The dead field and the sea heated by submarine fumaroles with bathers

The 37,000 m² area between the Fossa and the Vulcanello is known as the “Dead Field”. A wide variety of fumarole activities on land, on the beach and in shallow water can be observed up to a depth of 18 meters. The fumarole zone in the water runs parallel to the coast and is 500 m long and 100 m wide. The Dead Field owes its name to the expansion of activity in the years 1913 to 1916. Any plants present here had to give way to the heat and poisonous gases.

There are three larger fumarole areas, but there are also several small fumaroles whose vapors are not noticed in dry and hot weather. You can, however, by lighting z. B. a cigarette introduce fine particles that act as condensation nuclei and thus cause an increase in the condensation of the water, which is noticeable in clouds of vapor. This is known as the "solfatara phenomenon".

In quantitative terms, water vapor dominates the gas component. If one only looks at the “dry gases”, CO 2 and hydrogen sulphide (H 2 S) predominate in terms of quantity . The gas emissions are estimated at around 5000 m³ per hour.

Due to an average temperature of around 100 ° C, the fumaroles are called cool. The fumaroles produce minerals such as B. gypsum , sulfur , salmiak or sassolin .

In the so-called "oxidic environment", hydrogen sulfide reacts with oxygen to form elemental sulfur. However, this oxidation process only happens up to the groundwater level or in places where the water is very oxygenated. Here, sulfur milk either turns gray-yellow sludge or it is granularly crystallized or recrystallized. SO 2 is formed on the surface , which reacts with water to form sulphurous acid . The oxidation that now follows produces sulfuric acid . This breaks down the sediments to great depths and releases iron , which then ends up in the groundwater . There it reacts with H₂S and forms iron sulfides . Thus, the statement can be made that the iron content (6.5% in the sand) is of volcanic origin.

The large pore volume of the sand (originally 35%) favors the separation of iron sulfides. Iron pebbles are formed in three forms . Two of them are pyrites, which differ in their structure and size. The third form of training is marcasite . These types of training are dependent on the pH value and the temperature of the water.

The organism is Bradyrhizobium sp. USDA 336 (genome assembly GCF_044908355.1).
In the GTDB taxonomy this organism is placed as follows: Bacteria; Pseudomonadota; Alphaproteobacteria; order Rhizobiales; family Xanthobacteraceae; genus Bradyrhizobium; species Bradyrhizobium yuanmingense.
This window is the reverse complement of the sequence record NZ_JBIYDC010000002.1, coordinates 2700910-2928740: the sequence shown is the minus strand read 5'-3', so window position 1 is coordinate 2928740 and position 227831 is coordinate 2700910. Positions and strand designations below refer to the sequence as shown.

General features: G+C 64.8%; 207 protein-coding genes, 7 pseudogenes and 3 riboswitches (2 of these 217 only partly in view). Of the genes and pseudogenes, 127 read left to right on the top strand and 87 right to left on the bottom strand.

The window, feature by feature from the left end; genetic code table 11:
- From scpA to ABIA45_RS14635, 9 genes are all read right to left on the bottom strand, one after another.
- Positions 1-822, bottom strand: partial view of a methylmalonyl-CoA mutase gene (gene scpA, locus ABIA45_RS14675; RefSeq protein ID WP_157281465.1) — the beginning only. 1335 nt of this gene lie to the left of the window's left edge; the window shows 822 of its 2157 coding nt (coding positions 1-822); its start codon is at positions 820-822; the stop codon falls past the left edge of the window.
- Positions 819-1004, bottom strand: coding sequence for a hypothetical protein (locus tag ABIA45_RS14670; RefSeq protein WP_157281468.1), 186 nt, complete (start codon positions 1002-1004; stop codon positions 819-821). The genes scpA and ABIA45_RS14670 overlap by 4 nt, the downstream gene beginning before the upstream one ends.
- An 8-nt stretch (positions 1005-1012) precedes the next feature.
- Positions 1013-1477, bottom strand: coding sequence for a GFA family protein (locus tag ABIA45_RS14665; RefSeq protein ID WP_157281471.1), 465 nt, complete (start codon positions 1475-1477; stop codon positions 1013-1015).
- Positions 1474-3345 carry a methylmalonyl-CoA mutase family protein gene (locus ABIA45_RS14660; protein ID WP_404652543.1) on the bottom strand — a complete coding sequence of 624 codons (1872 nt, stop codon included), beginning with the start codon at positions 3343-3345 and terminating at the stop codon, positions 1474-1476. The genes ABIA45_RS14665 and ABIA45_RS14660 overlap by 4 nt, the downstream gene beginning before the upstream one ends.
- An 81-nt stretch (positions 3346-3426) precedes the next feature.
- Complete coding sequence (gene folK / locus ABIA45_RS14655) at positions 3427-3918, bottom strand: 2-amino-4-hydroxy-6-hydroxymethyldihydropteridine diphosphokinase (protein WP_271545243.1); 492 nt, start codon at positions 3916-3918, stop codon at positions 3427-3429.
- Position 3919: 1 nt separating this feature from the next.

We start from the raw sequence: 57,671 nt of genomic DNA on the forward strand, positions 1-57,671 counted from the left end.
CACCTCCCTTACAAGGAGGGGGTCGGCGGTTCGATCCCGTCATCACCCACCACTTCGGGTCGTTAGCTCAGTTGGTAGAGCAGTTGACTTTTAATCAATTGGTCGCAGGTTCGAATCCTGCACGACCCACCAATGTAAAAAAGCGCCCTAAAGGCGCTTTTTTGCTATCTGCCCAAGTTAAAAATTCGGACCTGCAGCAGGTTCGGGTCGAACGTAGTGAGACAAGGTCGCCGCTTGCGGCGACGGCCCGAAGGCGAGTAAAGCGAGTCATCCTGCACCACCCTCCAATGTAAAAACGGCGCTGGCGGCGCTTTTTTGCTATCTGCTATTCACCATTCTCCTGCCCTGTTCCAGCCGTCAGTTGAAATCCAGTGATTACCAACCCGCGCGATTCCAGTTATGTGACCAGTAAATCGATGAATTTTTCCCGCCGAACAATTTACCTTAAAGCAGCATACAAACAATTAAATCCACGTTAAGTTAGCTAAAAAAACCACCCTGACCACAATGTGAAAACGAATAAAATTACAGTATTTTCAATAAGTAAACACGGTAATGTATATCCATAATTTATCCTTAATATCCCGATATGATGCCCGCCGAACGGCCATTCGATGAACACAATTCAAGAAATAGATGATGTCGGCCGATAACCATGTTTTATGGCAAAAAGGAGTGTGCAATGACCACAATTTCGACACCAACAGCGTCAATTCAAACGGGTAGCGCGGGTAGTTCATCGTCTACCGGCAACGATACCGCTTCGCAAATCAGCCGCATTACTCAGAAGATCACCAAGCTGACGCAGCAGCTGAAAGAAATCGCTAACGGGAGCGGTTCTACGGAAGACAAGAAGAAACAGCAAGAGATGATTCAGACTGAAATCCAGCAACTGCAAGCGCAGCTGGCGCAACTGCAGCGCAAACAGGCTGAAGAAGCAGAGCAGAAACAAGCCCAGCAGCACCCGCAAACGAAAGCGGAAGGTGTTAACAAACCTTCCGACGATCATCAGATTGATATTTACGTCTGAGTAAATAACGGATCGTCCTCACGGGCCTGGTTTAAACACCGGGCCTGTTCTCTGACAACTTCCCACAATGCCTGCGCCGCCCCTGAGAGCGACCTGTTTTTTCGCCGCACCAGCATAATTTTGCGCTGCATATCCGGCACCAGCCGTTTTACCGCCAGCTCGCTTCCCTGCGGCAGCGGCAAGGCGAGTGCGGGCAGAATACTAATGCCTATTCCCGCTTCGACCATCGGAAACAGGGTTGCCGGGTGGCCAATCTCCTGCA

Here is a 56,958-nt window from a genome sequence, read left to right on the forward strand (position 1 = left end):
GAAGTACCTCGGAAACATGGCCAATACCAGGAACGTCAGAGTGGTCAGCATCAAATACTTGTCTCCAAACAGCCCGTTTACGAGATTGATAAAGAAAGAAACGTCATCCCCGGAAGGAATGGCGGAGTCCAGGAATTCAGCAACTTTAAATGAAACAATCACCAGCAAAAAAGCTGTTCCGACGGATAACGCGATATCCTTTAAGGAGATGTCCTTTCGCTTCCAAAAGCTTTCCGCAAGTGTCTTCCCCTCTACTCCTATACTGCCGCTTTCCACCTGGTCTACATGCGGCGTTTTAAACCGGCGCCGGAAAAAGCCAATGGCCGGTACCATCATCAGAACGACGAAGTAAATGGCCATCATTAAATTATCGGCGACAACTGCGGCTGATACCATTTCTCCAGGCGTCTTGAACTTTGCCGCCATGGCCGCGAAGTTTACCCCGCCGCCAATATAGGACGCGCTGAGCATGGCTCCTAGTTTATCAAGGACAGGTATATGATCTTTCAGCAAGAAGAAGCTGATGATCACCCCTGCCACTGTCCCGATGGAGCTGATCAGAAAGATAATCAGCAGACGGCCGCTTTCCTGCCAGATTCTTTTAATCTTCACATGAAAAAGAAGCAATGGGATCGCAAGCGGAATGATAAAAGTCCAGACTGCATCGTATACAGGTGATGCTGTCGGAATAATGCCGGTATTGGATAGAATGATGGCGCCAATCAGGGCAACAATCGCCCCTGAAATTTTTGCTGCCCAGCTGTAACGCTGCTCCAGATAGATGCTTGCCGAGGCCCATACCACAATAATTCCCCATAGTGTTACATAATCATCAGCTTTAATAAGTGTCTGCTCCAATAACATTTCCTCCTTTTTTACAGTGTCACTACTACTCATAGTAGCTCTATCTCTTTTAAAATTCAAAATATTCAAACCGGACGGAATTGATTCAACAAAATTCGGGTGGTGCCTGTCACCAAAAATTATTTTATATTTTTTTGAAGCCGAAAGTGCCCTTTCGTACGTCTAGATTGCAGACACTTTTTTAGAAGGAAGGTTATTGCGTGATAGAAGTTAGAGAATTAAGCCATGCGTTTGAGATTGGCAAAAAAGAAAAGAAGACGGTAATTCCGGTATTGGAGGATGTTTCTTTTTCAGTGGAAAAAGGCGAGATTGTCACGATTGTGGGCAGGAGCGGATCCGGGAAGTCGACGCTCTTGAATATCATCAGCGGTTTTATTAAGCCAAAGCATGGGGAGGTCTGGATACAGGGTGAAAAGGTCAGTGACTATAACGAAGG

There is a solidified sulphide layer at the height of the water table. Due to fluctuations in the groundwater level, oxidation creates a thin brown iron zone, also known as the “ iron hat ”.

Thus, the normal profile of the dead field in the area of ​​fumaroles consists of three zones:

  1. Firstly, from a sulphate zone that is 50 cm thick and consists of a hard crust of plaster of paris, alum, etc. in the upper part.
  2. Second, from a 1.3 m thick sulfur zone, consisting of crystalline sulfur and
  3. thirdly, from an ore zone, which consists either of a 10 cm thick limonite layer or a renewed sulphide layer from the above-mentioned pyrites or marcasites.

In the shallow water area, where the gases flow directly into the sea water, the hydrogen sulphide is neither converted to free sulfur nor to sulphates due to a lack of oxygen.

Useful products of the fumarol activities are sulfur, boric acid and alum , which is obtained from alunite . The latter was used for tanning hides and as a stain in fabric dyeing.

Any attempts to use the steam sources to generate energy failed because of borehole eruptions.

There is also a groundwater sludge pool within the Dead Field, which has temperatures of 35 to 52 ° C due to the hot gases. It is hoped that bathing in the mud will heal skin diseases , rheumatism and arthritis .


The health hazards of the rising gas in the mud pool should not be neglected. In addition to CO 2 and other gases , the escaping volcanic gas contains around 1% H 2 S (hydrogen sulphide). The toxicity of the gas is already considerable in the ppm range. The gas is quickly diluted with air by the wind, but the H 2 S concentration of the air above the pond surface can reach values ​​in the two to three-digit ppm range (measuring system: op-TDL; measuring height: 30 cm above the pond surface; Wind ~ 1 m / s). The dilution effect can be weakened by the hollow position of the pool and no longer be sufficient when there is no wind. Almost no “water exchange” takes place in the fango pool, so that organic substances of anthropogenic origin collect in it (urine, skin flakes, hair, etc.). It is not advisable to take a bath in the fango pool; if you still want to do it, you should at least make sure there is enough wind.

Inhaling volcanic gases generally poses a considerable risk. This applies in particular to the crater area, where large amounts of gas escape. Depending on the weather, the gas may not be visible through its vapor clouds. A descent into the crater funnel can be fatal due to the higher concentration of toxic gases there, depending on the wind strength.

The steam plumes consist, among other things, of strongly corrosive acids. Stainless steels can also be attacked quickly if they come into contact with the steam.

Another danger comes from the high temperature of the escaping gases. Temperatures around 400 ° C on the surface of some fumaroles in the crater area are not uncommon. The “hot” fumaroles can be recognized by their gray appearance, as no sulfur crystals are deposited here. Occasionally, molten sulfur can be seen in these “hot” fumaroles.


There is a daily car ferry to Milazzo , there are also (not daily) ferries to Naples . There are connections to the neighboring islands with hydrofoils. In the summer months there is a boat connection from Palermo via Alicudi and Filicudi to Vulcano.



Web links

Commons : Vulcano Island  - collection of images, videos and audio files

Individual evidence

  1. Istat 2001